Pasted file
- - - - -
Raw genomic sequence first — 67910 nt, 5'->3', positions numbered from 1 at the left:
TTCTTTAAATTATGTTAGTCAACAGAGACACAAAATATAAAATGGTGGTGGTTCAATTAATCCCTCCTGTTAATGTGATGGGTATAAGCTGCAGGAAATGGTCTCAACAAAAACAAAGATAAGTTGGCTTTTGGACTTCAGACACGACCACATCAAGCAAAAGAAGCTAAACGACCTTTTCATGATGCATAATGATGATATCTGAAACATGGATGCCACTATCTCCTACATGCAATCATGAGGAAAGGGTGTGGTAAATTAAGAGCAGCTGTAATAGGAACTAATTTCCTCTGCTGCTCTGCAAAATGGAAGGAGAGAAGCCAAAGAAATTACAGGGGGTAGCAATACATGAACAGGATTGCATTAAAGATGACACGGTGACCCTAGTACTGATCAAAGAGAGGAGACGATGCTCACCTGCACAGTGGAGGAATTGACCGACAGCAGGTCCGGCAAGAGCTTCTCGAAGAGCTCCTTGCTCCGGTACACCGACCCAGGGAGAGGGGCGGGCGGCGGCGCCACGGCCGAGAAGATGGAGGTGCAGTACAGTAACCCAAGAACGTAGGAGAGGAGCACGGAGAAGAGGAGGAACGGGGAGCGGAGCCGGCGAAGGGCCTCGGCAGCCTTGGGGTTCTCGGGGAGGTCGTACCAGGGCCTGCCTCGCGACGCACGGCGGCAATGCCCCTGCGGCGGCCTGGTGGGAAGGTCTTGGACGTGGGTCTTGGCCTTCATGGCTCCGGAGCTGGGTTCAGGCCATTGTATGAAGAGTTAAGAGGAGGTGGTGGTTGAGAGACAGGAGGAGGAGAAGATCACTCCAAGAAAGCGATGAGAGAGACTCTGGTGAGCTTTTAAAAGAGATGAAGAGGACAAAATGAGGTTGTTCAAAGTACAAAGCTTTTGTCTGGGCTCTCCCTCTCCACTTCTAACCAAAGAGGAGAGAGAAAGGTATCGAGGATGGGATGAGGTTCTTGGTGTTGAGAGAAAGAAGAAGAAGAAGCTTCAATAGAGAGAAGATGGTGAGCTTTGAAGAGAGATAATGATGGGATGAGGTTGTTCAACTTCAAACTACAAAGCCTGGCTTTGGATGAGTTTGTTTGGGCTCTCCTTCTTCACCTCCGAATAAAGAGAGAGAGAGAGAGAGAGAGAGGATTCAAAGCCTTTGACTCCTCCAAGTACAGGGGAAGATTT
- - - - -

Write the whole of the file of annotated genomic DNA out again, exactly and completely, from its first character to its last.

Raw genomic sequence first — 67910 nt, 5'->3', positions numbered from 1 at the left:
TTCTTTAAATTATGTTAGTCAACAGAGACACAAAATATAAAATGGTGGTGGTTCAATTAATCCCTCCTGTTAATGTGATGGGTATAAGCTGCAGGAAATGGTCTCAACAAAAACAAAGATAAGTTGGCTTTTGGACTTCAGACACGACCACATCAAGCAAAAGAAGCTAAACGACCTTTTCATGATGCATAATGATGATATCTGAAACATGGATGCCACTATCTCCTACATGCAATCATGAGGAAAGGGTGTGGTAAATTAAGAGCAGCTGTAATAGGAACTAATTTCCTCTGCTGCTCTGCAAAATGGAAGGAGAGAAGCCAAAGAAATTACAGGGGGTAGCAATACATGAACAGGATTGCATTAAAGATGACACGGTGACCCTAGTACTGATCAAAGAGAGGAGACGATGCTCACCTGCACAGTGGAGGAATTGACCGACAGCAGGTCCGGCAAGAGCTTCTCGAAGAGCTCCTTGCTCCGGTACACCGACCCAGGGAGAGGGGCGGGCGGCGGCGCCACGGCCGAGAAGATGGAGGTGCAGTACAGTAACCCAAGAACGTAGGAGAGGAGCACGGAGAAGAGGAGGAACGGGGAGCGGAGCCGGCGAAGGGCCTCGGCAGCCTTGGGGTTCTCGGGGAGGTCGTACCAGGGCCTGCCTCGCGACGCACGGCGGCAATGCCCCTGCGGCGGCCTGGTGGGAAGGTCTTGGACGTGGGTCTTGGCCTTCATGGCTCCGGAGCTGGGTTCAGGCCATTGTATGAAGAGTTAAGAGGAGGTGGTGGTTGAGAGACAGGAGGAGGAGAAGATCACTCCAAGAAAGCGATGAGAGAGACTCTGGTGAGCTTTTAAAAGAGATGAAGAGGACAAAATGAGGTTGTTCAAAGTACAAAGCTTTTGTCTGGGCTCTCCCTCTCCACTTCTAACCAAAGAGGAGAGAGAAAGGTATCGAGGATGGGATGAGGTTCTTGGTGTTGAGAGAAAGAAGAAGAAGAAGCTTCAATAGAGAGAAGATGGTGAGCTTTGAAGAGAGATAATGATGGGATGAGGTTGTTCAACTTCAAACTACAAAGCCTGGCTTTGGATGAGTTTGTTTGGGCTCTCCTTCTTCACCTCCGAATAAAGAGAGAGAGAGAGAGAGAGAGAGGATTCAAAGCCTTTGACTCCTCCAAGTACAGGGGAAGATTT